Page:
The study analyses routine birth records of women attending health facilities to give birth. Through a three paper thesis format, the first study develops health service areas from birthing care utilisation patterns derived from routine health data. The second paper assesses the quality of emergency obstetric and newborn care services in health facilities providing birthing. The final paper determines how the quality of maternal health services and travel time to health facilities are associated with health facility birthing service utilisation in Eastern region, Ghana.
The thesis delineated 11 health service areas from the flows of women giving birth. Because the newly delineated boundaries are more "natural" and sensitive to observed flow patterns, areal indicator estimates showed a marked improvement over the existing administrative boundaries. The overall quality in hospitals was better than health centres and other primary level health facilities. Most districts did not have the required number of functioning emergency obstetric and newborn care health facilities. Also, most women travelling via mechanised transport were within two hours of any birthing service. In contrast, majority of women were beyond the two-hour threshold of critical comprehensive emergency obstetric and newborn care services. Higher travel time to health facilities decreased utilisation while increasing quality care promoted birthing care utilisation. The effect of quality is more profound than proximity. At similar quality, shorter travel times were associated with better use.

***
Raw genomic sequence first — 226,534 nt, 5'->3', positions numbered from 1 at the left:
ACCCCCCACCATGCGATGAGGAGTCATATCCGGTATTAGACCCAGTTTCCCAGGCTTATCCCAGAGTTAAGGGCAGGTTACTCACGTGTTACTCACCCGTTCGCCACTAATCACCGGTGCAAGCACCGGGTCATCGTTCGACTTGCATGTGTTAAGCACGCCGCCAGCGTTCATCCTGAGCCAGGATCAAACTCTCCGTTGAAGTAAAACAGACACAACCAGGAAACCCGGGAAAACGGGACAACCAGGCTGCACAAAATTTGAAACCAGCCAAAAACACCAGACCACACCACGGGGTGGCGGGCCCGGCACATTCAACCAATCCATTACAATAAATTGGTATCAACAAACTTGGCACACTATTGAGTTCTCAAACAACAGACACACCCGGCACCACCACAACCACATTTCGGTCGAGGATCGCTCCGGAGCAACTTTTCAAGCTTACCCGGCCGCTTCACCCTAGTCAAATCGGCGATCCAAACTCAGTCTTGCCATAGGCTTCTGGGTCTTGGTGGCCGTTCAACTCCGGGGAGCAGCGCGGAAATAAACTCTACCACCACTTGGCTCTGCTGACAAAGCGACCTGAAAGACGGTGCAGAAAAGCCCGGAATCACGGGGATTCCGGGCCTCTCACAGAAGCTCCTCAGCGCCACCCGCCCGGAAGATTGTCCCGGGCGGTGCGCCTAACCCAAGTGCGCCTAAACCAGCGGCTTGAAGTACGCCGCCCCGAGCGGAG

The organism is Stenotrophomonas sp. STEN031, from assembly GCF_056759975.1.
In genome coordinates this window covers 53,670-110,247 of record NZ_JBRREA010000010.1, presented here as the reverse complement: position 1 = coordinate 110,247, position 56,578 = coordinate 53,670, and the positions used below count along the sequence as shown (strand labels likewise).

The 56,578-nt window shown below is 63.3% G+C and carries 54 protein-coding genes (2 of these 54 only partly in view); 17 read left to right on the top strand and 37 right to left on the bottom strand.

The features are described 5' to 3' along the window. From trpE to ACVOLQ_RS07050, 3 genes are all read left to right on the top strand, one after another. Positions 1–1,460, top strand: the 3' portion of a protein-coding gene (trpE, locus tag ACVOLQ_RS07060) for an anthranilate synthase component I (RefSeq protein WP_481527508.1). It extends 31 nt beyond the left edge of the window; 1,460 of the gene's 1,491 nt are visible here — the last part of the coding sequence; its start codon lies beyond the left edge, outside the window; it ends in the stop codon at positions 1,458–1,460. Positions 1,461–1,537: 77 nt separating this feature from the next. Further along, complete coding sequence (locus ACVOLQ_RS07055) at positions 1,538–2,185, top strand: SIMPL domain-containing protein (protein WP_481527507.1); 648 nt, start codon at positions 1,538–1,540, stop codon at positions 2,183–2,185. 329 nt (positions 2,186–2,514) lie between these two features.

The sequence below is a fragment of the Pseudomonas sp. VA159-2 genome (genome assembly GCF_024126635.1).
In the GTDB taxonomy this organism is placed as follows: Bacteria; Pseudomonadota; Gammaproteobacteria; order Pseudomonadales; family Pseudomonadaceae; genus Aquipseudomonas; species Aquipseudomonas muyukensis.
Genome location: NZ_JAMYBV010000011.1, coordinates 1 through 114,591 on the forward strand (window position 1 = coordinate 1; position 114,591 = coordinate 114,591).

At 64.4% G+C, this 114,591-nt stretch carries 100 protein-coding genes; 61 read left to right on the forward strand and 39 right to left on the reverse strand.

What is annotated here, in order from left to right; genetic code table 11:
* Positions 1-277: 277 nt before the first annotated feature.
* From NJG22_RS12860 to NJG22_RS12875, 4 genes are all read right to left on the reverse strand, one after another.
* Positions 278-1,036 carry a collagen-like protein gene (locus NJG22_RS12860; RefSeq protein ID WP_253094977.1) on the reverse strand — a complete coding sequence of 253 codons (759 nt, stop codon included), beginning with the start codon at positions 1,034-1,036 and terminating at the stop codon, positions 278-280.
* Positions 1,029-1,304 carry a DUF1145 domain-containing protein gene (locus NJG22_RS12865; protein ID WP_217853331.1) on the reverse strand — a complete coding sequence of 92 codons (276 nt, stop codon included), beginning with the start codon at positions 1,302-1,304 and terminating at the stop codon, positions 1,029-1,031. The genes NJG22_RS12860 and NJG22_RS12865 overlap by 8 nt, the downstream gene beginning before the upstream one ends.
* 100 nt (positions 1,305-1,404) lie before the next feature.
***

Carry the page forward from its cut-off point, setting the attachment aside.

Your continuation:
To increase birthing service utilisation in Ghana, higher quality health facilities should be sited closer to women, particularly in rural areas. Beyond Ghana, routinely collected birth records could be used to analyse spatial patterns of birthing service use. In addition, data-driven geographic boundaries derived from public health events will improve areal health indicator estimates, planning and interventions.

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Spatial patterns of birthing service use in Eastern region Ghana- Thesis by Winfred Dotse-Gborgbortsi
Restricted to Repository staff only until 3 May 2024.
Available under License University of Southampton Thesis Licence.
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Final-thesis-submission-Examination-Mr-Winfred-Dotse-Gborgbortsi
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More information

Published date: May 2023

Identifiers

Local EPrints ID: 476573
URI: http://eprints.soton.ac.uk/id/eprint/476573
PURE UUID: d888b0c6-8974-4973-9f6f-7f8ed35522c7
ORCID for Winfred Dotse-Gborgbortsi: ORCID iD orcid.org/0000-0001-7627-1809
ORCID for Jim Wright: ORCID iD orcid.org/0000-0002-8842-2181
ORCID for Andrew Tatem: ORCID iD orcid.org/0000-0002-7270-941X
ORCID for Zoe Matthews: ORCID iD orcid.org/0000-0003-1533-6618
ORCID for Victor A Alegana: ORCID iD orcid.org/0000-0001-5177-9227

Catalogue record

Date deposited: 09 May 2023 16:42
Last modified: 28 Sep 2023 02:05

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Contributors

Author: Winfred Dotse-Gborgbortsi ORCID iD
Thesis advisor: Jim Wright ORCID iD
Thesis advisor: Andrew Tatem ORCID iD
Thesis advisor: Zoe Matthews ORCID iD
Thesis advisor: Anthony Ofosu
Thesis advisor: Victor A Alegana ORCID iD